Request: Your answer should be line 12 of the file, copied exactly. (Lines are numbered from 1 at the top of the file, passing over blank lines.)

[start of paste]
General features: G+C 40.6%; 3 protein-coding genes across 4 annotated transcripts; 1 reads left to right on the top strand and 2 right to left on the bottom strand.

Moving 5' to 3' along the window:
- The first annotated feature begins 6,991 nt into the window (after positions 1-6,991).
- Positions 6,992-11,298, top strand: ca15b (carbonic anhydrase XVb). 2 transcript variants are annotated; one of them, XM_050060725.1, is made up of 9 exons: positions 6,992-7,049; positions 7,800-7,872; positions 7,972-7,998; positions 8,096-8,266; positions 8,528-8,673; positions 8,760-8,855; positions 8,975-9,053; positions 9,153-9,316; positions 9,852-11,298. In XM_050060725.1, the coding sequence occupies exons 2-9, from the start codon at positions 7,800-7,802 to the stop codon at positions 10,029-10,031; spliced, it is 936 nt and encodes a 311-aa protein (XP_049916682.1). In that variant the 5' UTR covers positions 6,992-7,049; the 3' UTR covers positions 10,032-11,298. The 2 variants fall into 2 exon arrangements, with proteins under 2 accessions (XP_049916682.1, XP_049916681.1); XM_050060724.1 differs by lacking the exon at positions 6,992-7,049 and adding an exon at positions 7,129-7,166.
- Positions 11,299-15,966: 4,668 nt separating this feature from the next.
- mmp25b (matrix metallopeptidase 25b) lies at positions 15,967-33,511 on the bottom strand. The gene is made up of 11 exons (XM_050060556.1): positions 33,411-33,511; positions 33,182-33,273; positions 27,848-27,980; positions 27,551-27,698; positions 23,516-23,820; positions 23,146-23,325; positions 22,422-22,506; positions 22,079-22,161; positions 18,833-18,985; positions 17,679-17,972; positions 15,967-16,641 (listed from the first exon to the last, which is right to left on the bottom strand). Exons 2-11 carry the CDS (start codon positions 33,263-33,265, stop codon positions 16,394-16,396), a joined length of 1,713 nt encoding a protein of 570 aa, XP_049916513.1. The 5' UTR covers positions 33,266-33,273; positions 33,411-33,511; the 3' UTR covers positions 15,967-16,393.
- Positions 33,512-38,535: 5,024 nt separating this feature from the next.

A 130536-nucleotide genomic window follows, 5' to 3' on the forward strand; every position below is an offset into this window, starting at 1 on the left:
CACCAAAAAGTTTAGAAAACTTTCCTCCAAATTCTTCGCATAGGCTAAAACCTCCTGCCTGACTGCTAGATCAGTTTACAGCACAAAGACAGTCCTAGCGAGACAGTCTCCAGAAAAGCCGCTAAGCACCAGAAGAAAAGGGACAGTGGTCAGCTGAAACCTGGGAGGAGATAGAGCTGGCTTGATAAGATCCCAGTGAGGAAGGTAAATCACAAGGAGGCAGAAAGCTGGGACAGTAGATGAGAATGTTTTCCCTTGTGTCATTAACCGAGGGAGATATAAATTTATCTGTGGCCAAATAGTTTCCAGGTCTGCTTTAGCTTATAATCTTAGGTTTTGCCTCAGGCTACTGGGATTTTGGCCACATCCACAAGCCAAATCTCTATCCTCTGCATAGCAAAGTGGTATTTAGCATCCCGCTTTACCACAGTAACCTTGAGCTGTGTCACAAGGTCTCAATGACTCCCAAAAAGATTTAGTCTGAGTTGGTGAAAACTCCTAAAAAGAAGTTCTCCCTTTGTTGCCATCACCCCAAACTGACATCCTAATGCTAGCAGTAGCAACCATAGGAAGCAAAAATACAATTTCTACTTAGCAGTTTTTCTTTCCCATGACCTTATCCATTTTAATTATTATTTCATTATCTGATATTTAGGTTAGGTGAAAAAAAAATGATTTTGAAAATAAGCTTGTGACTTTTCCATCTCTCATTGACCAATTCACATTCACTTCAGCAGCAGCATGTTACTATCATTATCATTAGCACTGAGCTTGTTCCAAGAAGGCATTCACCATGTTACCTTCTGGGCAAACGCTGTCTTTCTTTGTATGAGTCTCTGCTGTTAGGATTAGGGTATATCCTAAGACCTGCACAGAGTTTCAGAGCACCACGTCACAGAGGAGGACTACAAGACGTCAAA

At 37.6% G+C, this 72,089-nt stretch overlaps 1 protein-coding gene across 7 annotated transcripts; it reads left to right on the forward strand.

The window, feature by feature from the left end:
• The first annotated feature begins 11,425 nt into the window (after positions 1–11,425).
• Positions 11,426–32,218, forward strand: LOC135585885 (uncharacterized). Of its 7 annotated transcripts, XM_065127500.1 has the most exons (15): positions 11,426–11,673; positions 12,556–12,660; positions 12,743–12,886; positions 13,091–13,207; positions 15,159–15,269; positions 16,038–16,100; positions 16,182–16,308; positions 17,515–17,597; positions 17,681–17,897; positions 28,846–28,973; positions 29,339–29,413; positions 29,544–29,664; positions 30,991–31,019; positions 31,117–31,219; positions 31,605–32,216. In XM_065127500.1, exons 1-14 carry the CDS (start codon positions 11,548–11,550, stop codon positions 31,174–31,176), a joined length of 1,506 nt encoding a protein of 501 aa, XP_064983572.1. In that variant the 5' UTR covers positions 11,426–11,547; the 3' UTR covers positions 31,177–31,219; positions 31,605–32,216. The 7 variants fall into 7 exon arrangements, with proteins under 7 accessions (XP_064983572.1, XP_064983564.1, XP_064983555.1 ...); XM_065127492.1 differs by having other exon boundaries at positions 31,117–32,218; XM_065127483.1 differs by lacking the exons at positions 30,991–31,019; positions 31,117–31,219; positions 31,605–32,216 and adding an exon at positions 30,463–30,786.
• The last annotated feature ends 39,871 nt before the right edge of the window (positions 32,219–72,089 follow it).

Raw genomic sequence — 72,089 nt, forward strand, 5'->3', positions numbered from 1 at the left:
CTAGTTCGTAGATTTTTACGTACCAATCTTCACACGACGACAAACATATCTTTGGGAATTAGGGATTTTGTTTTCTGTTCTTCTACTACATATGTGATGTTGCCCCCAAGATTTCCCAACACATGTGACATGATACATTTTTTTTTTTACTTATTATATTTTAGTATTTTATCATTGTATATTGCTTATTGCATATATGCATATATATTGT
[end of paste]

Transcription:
• The first annotated feature begins 11,425 nt into the window (after positions 1–11,425).